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a day in the garden

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The thought occurs to Theresa as she is sitting in the shadow of Vaduz castle, Carolyn Shipwright in an iron outdoor chair next to her. They watch as Arthur tries to catch Theresa’s eldest daughter, who is giggling as she runs around the castle garden. 

She didn’t have this, when she was a kid. Her father was the eldest of his siblings, which meant that she was the firstborn of her generation, which meant no playmates. When she was a child, she spent most of her time running around by herself.

Things are different at least for this firstborn-of-her-generation.

“I’m...I’m going to catch you!” Arthur vows, hopping over a patch of coneflowers Theresa’s mother had particularly liked (and therefore which Theresa slightly disliked) in hot pursuit of his as he’s called her godsister.

“Keep trying, Arthur,” Carolyn calls out to her son, half-teasing, and Theresa wonders if she will be able to replicate that kind of familiarity with her children. She’s spent enough time around Carolyn and Arthur to see the teasing, the ridicule but most of all, the love.

Theresa’s whole childhood, she reflects, was dominated by the fact that she was the heiress presumptive. Used to being treated like a piece of porcelain, she’d initially been shocked by not only the ways in which Carolyn would tease her son, but by the familiarity between the rest of the airline and Arthur.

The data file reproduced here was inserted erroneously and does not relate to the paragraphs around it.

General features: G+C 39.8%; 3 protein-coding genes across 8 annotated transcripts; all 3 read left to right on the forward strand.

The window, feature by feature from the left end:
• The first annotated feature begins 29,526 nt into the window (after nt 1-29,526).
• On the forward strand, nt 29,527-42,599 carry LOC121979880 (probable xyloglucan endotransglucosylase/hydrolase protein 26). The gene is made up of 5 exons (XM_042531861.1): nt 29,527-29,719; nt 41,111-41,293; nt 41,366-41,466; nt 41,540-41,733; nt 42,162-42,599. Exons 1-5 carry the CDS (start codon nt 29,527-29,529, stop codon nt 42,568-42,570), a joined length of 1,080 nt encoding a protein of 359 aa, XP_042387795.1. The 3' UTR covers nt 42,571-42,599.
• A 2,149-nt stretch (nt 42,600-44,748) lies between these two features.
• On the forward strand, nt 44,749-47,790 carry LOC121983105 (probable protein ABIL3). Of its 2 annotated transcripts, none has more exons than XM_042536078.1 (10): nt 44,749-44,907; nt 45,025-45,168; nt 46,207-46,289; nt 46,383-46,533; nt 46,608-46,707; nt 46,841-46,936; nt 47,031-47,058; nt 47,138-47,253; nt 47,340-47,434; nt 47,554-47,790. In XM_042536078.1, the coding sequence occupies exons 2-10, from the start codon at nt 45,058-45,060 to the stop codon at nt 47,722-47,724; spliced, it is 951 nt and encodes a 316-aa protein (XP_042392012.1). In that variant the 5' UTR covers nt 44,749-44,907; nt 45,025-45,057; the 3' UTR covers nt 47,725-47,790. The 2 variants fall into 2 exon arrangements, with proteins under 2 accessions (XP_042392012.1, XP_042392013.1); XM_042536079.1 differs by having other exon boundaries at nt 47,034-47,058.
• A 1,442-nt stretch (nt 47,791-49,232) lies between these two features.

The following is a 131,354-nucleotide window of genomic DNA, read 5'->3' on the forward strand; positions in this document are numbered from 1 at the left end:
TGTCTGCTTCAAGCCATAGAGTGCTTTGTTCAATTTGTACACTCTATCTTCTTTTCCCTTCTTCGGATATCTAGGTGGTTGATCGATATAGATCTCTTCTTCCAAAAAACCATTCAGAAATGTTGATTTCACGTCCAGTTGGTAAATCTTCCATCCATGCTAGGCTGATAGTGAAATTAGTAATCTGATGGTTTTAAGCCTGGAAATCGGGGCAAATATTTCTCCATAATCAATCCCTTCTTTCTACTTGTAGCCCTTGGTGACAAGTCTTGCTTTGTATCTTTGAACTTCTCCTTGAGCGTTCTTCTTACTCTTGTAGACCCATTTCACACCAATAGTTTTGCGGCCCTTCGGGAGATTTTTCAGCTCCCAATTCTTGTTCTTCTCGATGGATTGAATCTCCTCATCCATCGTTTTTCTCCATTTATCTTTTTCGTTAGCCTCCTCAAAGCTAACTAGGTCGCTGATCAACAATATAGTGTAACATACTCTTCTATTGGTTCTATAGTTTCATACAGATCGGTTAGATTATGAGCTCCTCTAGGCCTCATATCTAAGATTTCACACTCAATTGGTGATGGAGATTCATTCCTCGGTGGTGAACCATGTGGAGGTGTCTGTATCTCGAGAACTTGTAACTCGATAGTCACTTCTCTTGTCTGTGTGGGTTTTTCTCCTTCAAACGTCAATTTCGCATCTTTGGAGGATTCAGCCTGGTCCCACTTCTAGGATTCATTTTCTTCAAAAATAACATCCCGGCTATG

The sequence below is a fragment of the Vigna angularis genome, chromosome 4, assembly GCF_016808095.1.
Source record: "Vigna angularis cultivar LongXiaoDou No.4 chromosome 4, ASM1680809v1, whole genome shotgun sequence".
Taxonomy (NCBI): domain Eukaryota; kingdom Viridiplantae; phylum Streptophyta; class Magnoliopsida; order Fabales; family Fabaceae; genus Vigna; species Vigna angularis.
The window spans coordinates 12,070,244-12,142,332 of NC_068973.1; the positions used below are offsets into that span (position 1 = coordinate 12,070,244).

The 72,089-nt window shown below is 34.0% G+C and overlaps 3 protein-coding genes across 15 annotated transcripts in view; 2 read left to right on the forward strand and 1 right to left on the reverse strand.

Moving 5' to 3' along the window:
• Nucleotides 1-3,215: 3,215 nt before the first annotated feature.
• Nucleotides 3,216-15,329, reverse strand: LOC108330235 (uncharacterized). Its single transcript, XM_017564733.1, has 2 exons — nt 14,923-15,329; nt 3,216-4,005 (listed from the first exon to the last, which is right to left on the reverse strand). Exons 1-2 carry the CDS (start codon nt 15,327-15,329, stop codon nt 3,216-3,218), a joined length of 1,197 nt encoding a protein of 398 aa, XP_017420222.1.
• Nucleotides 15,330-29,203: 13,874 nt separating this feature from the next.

Was that part of the reason why she’s loved to be with them? Undeniably.

Was that the reason why she’s wanted her children to be part of this family? Of course.

“I want her to have a childhood,” Theresa murmurs, almost to herself.

She looks to her daughter’s godmother, sitting in the other garden chair, and wonders if Carolyn has heard.

“Why? Did you...not have a childhood?” the older woman asks her, with a concerned tilt of her head.

“It’s not like I didn’t have one, I mean I did, but…” She doesn’t know how to explain it still. She’s had this problem for the longest time, but she’s getting better at it. “I hope she’ll have time to play.”

“From the looks of it,” Carolyn comments dryly as her son pretends to fall over in the garden and her goddaughter runs back to pile on top of him, “Arthur is helping to take care of that .”